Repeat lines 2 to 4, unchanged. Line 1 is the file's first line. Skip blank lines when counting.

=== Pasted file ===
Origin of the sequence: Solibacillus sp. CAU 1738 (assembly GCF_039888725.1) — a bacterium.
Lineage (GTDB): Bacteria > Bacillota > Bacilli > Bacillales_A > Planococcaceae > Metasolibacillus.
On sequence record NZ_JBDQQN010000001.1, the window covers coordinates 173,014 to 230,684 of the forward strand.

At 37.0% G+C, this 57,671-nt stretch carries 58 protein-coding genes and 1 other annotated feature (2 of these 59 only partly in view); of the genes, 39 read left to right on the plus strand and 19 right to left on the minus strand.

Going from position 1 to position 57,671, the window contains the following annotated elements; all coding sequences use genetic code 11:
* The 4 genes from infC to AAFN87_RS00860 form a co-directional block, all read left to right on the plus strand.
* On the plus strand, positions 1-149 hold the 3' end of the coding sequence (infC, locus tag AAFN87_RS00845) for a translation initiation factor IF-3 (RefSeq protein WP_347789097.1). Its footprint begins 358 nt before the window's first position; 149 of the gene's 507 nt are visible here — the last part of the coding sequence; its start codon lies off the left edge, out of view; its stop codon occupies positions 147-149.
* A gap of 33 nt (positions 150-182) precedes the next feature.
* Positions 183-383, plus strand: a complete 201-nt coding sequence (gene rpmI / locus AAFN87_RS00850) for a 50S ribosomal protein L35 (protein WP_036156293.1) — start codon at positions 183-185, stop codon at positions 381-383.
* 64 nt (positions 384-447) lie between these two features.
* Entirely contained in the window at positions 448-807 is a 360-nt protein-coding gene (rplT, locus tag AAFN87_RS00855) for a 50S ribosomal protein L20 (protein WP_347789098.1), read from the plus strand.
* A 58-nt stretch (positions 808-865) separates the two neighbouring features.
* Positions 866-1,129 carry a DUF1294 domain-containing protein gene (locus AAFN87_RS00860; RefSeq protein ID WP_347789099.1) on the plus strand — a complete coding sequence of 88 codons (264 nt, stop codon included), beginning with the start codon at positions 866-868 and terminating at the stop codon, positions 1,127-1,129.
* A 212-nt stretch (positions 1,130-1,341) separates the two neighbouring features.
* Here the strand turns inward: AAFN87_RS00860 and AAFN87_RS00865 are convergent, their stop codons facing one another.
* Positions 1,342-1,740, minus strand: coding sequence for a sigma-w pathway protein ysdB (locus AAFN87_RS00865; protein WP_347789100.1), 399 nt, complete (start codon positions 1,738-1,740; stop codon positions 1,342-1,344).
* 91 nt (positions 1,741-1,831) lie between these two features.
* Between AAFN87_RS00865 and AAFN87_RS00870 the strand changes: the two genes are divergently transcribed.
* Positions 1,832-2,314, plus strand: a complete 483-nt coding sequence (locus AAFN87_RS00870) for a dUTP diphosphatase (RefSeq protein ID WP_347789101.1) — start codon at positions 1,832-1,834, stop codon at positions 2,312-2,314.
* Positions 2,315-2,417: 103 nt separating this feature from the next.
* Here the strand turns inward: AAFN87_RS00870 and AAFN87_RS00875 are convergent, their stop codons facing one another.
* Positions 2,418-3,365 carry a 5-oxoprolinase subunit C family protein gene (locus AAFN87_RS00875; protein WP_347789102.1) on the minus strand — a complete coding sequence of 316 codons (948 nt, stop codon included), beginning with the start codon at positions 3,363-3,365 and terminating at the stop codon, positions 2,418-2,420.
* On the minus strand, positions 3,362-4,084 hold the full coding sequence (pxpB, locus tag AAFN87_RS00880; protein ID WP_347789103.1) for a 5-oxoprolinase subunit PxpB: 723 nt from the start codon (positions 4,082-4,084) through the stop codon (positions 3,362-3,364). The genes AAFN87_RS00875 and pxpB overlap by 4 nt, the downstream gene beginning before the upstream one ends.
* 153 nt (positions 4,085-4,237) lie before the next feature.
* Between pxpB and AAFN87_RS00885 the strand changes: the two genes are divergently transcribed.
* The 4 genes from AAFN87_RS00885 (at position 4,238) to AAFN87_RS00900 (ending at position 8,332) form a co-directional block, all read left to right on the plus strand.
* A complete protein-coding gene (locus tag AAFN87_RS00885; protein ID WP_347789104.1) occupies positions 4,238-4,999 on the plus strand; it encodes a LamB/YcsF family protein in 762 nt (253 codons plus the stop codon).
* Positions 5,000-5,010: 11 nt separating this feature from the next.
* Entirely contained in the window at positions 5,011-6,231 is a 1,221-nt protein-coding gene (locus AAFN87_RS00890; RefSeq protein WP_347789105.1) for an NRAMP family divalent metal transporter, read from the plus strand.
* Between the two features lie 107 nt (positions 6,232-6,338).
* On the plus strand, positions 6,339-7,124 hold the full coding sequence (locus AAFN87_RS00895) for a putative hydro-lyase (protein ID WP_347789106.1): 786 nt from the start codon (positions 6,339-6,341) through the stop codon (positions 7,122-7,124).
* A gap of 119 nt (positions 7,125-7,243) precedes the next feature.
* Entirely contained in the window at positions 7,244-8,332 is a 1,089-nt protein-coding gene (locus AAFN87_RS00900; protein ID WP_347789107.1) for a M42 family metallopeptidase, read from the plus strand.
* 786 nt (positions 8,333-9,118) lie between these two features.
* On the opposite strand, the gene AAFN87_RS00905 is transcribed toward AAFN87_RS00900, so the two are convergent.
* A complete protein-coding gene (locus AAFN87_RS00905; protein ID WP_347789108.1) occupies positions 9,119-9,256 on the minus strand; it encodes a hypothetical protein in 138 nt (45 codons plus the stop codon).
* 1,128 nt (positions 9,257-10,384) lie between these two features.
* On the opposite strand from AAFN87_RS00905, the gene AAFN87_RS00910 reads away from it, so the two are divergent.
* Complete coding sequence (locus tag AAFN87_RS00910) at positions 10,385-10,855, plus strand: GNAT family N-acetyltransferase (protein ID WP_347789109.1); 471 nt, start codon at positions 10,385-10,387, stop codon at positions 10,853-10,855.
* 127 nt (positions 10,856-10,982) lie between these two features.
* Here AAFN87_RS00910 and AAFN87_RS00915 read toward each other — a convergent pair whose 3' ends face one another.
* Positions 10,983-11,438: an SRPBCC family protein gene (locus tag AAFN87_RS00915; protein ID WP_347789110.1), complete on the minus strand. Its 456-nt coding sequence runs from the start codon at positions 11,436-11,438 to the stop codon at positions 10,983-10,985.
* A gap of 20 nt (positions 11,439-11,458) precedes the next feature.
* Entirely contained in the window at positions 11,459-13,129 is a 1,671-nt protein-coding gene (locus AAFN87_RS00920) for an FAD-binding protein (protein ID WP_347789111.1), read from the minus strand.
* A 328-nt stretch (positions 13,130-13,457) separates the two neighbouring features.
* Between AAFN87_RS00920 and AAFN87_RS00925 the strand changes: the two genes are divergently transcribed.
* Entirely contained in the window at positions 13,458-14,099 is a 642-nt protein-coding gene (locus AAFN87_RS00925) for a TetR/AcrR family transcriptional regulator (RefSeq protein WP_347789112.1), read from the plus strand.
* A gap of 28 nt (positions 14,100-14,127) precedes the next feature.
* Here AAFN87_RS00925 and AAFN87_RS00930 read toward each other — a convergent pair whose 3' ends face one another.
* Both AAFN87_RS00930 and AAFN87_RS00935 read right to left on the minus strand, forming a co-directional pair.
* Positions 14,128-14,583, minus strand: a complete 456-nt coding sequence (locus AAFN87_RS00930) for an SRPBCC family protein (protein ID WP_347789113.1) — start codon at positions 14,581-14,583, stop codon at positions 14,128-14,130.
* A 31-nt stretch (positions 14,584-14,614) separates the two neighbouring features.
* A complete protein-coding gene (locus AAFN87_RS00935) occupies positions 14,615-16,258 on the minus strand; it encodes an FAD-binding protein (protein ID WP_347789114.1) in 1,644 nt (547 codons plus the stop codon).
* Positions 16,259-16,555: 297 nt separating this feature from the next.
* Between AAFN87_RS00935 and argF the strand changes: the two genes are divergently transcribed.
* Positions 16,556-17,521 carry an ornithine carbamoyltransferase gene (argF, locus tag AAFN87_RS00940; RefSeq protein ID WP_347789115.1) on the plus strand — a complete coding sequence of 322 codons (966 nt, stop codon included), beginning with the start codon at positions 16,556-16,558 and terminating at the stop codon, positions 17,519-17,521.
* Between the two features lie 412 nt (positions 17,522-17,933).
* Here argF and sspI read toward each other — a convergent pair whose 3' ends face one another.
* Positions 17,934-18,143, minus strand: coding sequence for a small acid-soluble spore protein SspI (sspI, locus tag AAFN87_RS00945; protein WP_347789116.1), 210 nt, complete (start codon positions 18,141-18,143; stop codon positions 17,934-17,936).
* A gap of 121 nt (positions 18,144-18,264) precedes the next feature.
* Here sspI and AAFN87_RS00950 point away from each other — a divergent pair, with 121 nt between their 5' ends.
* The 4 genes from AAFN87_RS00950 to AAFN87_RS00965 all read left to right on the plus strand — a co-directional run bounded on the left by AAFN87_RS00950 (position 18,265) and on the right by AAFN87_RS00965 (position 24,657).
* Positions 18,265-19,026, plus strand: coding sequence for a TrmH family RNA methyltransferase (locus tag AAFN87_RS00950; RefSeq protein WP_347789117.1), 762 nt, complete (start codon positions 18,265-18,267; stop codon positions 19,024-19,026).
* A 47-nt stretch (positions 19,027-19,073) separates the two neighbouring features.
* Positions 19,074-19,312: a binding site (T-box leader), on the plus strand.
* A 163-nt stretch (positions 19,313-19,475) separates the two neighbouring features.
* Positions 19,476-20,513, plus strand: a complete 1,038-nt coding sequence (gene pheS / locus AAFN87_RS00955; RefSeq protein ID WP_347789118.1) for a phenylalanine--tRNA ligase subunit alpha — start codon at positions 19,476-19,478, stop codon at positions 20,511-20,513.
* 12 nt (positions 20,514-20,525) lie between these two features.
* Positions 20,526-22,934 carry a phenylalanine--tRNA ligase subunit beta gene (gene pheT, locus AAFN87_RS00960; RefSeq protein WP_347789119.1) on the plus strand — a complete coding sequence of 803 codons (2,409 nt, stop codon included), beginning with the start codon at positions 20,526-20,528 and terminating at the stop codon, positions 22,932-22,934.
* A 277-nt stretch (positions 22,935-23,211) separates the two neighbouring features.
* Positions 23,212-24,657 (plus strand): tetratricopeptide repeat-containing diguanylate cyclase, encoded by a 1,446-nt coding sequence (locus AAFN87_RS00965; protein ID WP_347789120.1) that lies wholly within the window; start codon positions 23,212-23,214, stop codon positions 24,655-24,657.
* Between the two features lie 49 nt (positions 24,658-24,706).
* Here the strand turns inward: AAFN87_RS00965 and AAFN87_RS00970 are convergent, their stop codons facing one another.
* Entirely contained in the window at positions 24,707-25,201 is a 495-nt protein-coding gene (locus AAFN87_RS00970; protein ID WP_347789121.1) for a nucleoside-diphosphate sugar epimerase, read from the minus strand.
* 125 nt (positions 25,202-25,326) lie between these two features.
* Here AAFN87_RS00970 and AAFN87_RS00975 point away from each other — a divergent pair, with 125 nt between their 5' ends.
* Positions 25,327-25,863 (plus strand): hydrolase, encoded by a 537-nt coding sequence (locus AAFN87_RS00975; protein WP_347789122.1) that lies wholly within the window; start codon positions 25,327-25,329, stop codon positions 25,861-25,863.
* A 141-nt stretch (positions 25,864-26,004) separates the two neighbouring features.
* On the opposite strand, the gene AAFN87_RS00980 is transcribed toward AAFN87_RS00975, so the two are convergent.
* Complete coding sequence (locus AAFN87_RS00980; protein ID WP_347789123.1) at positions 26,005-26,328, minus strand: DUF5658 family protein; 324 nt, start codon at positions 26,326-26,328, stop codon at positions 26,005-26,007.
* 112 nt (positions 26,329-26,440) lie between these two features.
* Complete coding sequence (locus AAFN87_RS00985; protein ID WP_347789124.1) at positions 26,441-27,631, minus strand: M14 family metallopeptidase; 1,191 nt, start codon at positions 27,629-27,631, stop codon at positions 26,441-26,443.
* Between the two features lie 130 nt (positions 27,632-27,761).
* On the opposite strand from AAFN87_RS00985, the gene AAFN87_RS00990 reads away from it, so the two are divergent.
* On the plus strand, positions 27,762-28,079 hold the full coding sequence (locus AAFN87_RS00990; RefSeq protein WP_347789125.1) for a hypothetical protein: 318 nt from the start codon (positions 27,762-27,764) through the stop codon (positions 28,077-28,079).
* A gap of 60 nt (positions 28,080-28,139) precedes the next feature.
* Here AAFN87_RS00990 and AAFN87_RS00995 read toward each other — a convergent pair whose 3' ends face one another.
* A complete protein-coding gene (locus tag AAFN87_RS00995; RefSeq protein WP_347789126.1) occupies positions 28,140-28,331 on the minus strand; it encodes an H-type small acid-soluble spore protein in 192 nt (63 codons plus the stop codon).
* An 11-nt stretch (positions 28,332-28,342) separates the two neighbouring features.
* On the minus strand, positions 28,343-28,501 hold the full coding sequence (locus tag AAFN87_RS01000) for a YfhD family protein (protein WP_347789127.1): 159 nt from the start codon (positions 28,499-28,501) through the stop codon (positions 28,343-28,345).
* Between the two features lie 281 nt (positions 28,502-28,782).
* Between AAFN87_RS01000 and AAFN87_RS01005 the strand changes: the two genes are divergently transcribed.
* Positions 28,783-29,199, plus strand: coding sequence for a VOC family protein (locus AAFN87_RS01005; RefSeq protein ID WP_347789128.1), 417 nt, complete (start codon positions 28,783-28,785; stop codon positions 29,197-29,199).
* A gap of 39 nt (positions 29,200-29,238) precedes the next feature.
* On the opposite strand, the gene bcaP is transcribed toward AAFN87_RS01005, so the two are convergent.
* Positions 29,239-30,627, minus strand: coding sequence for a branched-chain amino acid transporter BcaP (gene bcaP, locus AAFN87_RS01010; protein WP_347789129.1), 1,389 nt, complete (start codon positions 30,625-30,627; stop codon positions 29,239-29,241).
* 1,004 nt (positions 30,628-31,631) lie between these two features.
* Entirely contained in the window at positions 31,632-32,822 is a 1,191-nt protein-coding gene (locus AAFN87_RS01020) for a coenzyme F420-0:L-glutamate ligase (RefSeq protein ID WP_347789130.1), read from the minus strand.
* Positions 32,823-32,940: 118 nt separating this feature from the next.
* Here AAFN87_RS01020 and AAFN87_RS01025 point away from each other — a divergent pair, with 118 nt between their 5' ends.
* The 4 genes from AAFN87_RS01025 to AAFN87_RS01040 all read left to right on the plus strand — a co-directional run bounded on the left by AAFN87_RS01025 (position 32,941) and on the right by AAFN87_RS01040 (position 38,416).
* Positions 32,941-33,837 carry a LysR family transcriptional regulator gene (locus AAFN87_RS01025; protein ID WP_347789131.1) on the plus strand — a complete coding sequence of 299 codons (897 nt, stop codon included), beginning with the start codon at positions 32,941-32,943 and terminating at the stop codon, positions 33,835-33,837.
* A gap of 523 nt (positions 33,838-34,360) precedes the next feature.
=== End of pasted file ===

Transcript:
Lineage (GTDB): Bacteria > Bacillota > Bacilli > Bacillales_A > Planococcaceae > Metasolibacillus.
On sequence record NZ_JBDQQN010000001.1, the window covers coordinates 173,014 to 230,684 of the forward strand.

At 37.0% G+C, this 57,671-nt stretch carries 58 protein-coding genes and 1 other annotated feature (2 of these 59 only partly in view); of the genes, 39 read left to right on the plus strand and 19 right to left on the minus strand.